With more than half a century of experience in caring for children's hearts, Texas Children's Hospital combines cutting-edge technology with a compassionate, family-centered approach to pediatric cardiac care. It’s why our Pulmonary Vein Stenosis Program is one of the top programs of its kind in the country.
Pulmonary vein stenosis (PVS) is a unique and serious condition that requires the attention of a focused group of cardiac doctors. We created the Pulmonary Vein Stenosis Program to partner with parents to bring the highest level of expertise to the bedside. We believe that optimal care for children with PVS is based upon orchestrating a range of surgical and catheter-based treatment plans. Our program is backed by a nurse coordinator, seven interventional cardiologists, two nurse practitioners, experts in pulmonary hypertension and the chief of congenital heart surgery. This collaborative approach ensures that all available therapeutic approaches are available to address the unique needs of every child.
Our surgeons and interventional cardiologists pioneered new techniques that have led to better futures for children with PVS. Our team holds weekly multidisciplinary review and planning sessions for our patients and coordinates innovative multidisciplinary treatments and long-term follow-up to ensure each unique child receives the best possible care.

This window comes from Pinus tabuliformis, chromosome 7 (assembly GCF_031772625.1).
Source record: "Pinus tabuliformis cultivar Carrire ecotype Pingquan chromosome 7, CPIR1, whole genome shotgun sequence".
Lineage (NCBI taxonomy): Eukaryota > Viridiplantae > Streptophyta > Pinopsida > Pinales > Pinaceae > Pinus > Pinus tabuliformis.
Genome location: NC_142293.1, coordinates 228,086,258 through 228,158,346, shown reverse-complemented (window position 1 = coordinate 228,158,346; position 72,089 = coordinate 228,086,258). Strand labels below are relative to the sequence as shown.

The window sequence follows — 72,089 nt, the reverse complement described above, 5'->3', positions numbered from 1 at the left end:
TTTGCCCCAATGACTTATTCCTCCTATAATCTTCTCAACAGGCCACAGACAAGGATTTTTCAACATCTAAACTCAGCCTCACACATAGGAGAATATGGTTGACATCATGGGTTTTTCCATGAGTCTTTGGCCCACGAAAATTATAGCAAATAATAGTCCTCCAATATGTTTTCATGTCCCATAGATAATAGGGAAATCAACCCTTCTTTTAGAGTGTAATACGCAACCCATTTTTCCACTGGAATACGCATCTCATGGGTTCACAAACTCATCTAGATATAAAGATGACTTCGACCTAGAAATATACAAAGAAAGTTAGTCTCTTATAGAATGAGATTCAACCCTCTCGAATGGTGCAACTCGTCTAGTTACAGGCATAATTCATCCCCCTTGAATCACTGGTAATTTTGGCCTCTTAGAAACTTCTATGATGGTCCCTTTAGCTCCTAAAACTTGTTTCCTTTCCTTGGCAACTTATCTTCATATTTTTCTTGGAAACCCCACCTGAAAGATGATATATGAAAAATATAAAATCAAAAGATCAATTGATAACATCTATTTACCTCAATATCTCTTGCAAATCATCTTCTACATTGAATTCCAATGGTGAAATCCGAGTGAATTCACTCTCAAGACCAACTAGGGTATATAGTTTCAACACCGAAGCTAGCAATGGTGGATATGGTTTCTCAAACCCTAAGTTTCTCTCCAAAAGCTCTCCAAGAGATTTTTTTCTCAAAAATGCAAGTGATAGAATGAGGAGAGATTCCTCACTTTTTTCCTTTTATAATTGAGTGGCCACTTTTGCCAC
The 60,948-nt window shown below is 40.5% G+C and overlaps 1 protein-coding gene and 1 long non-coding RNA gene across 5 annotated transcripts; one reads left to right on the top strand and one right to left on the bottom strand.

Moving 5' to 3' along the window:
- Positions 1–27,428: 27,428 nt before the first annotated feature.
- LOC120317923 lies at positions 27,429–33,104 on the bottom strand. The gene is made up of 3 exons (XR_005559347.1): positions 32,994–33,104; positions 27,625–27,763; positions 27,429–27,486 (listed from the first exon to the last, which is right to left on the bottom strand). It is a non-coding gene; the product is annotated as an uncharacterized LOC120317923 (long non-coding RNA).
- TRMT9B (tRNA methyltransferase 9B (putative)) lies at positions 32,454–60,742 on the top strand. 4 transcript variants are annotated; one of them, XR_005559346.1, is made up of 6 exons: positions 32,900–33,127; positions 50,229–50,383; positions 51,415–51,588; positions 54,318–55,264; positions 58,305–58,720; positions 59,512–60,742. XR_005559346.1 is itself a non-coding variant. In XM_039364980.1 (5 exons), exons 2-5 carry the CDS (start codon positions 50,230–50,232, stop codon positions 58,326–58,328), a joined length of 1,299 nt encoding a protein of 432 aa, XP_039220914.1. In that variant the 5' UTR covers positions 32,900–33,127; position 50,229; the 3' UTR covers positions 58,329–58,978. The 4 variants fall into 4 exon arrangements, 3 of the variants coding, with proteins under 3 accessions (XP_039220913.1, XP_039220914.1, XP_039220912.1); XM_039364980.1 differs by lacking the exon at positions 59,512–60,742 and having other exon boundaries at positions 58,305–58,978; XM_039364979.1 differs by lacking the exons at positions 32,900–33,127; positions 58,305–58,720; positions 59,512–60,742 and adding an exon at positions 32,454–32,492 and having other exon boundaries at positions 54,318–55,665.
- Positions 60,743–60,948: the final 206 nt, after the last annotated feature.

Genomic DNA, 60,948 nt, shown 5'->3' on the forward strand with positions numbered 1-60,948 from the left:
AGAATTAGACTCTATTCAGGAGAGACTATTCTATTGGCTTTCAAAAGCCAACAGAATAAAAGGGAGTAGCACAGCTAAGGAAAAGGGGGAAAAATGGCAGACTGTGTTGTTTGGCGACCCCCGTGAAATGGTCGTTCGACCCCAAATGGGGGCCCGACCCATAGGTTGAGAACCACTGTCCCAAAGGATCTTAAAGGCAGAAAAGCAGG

What is pulmonary vein stenosis?
The heart delivers de-oxygenated blood to the lungs through the pulmonary artery. Oxygenated blood then returns to the heart through the pulmonary veins. There are typically three right-
sided pulmonary veins and two left-sided pulmonary veins. When these veins are narrow (stenotic) or blocked (atretic), this condition is called pulmonary vein stenosis.
What causes pulmonary vein stenosis?
PVS is a rare condition and the exact cause is unknown. A person can have this condition from birth, develop this condition after another heart surgery or develop the condition from problems related to the lungs.
How is pulmonary vein stenosis treated?
At Texas Children’s, pulmonary vein stenosis is treated with a combination of cardiac catheterization-based procedures, cardiac surgery and drug therapy. Because PVS can recur, long-term monitoring by our team is important. When children are referred from across the country or the world, we have the ability to successfully coordinate surveillance through collaboration with referring doctors.